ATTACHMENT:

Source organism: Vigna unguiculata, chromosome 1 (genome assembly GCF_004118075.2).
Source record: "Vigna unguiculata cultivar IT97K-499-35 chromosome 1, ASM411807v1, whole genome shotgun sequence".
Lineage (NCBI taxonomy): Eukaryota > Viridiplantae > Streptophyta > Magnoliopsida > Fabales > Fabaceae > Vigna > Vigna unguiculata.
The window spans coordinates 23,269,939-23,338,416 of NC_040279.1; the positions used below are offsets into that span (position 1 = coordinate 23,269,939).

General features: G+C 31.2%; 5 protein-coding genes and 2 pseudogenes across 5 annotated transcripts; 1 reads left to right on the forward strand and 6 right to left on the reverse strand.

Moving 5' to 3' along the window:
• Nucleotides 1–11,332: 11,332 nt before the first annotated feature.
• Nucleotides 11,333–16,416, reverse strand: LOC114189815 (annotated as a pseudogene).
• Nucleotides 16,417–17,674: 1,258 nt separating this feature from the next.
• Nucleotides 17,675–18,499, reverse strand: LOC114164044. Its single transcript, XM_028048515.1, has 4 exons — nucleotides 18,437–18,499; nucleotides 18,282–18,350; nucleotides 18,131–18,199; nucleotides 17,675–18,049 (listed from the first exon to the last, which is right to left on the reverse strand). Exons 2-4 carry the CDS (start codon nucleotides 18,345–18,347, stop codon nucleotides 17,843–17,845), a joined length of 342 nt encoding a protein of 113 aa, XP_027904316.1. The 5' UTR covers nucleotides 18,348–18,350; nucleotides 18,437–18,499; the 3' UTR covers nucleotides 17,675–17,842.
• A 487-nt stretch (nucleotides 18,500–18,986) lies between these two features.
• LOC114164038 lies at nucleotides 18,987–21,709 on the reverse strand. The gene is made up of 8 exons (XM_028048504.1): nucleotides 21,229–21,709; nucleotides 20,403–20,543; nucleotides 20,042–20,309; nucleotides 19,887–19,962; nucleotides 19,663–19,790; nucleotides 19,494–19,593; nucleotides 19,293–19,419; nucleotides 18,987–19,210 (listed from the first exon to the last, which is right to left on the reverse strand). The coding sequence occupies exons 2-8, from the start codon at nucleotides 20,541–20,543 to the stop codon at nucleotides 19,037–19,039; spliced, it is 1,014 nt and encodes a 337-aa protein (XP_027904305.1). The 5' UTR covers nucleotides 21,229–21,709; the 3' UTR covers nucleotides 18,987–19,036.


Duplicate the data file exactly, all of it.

Source organism: Vigna unguiculata, chromosome 1 (genome assembly GCF_004118075.2).
Source record: "Vigna unguiculata cultivar IT97K-499-35 chromosome 1, ASM411807v1, whole genome shotgun sequence".
Lineage (NCBI taxonomy): Eukaryota > Viridiplantae > Streptophyta > Magnoliopsida > Fabales > Fabaceae > Vigna > Vigna unguiculata.
The window spans coordinates 23,269,939-23,338,416 of NC_040279.1; the positions used below are offsets into that span (position 1 = coordinate 23,269,939).

General features: G+C 31.2%; 5 protein-coding genes and 2 pseudogenes across 5 annotated transcripts; 1 reads left to right on the forward strand and 6 right to left on the reverse strand.

Moving 5' to 3' along the window:
• Nucleotides 1–11,332: 11,332 nt before the first annotated feature.
• Nucleotides 11,333–16,416, reverse strand: LOC114189815 (annotated as a pseudogene).
• Nucleotides 16,417–17,674: 1,258 nt separating this feature from the next.
• Nucleotides 17,675–18,499, reverse strand: LOC114164044. Its single transcript, XM_028048515.1, has 4 exons — nucleotides 18,437–18,499; nucleotides 18,282–18,350; nucleotides 18,131–18,199; nucleotides 17,675–18,049 (listed from the first exon to the last, which is right to left on the reverse strand). Exons 2-4 carry the CDS (start codon nucleotides 18,345–18,347, stop codon nucleotides 17,843–17,845), a joined length of 342 nt encoding a protein of 113 aa, XP_027904316.1. The 5' UTR covers nucleotides 18,348–18,350; nucleotides 18,437–18,499; the 3' UTR covers nucleotides 17,675–17,842.
• A 487-nt stretch (nucleotides 18,500–18,986) lies between these two features.
• LOC114164038 lies at nucleotides 18,987–21,709 on the reverse strand. The gene is made up of 8 exons (XM_028048504.1): nucleotides 21,229–21,709; nucleotides 20,403–20,543; nucleotides 20,042–20,309; nucleotides 19,887–19,962; nucleotides 19,663–19,790; nucleotides 19,494–19,593; nucleotides 19,293–19,419; nucleotides 18,987–19,210 (listed from the first exon to the last, which is right to left on the reverse strand). The coding sequence occupies exons 2-8, from the start codon at nucleotides 20,541–20,543 to the stop codon at nucleotides 19,037–19,039; spliced, it is 1,014 nt and encodes a 337-aa protein (XP_027904305.1). The 5' UTR covers nucleotides 21,229–21,709; the 3' UTR covers nucleotides 18,987–19,036.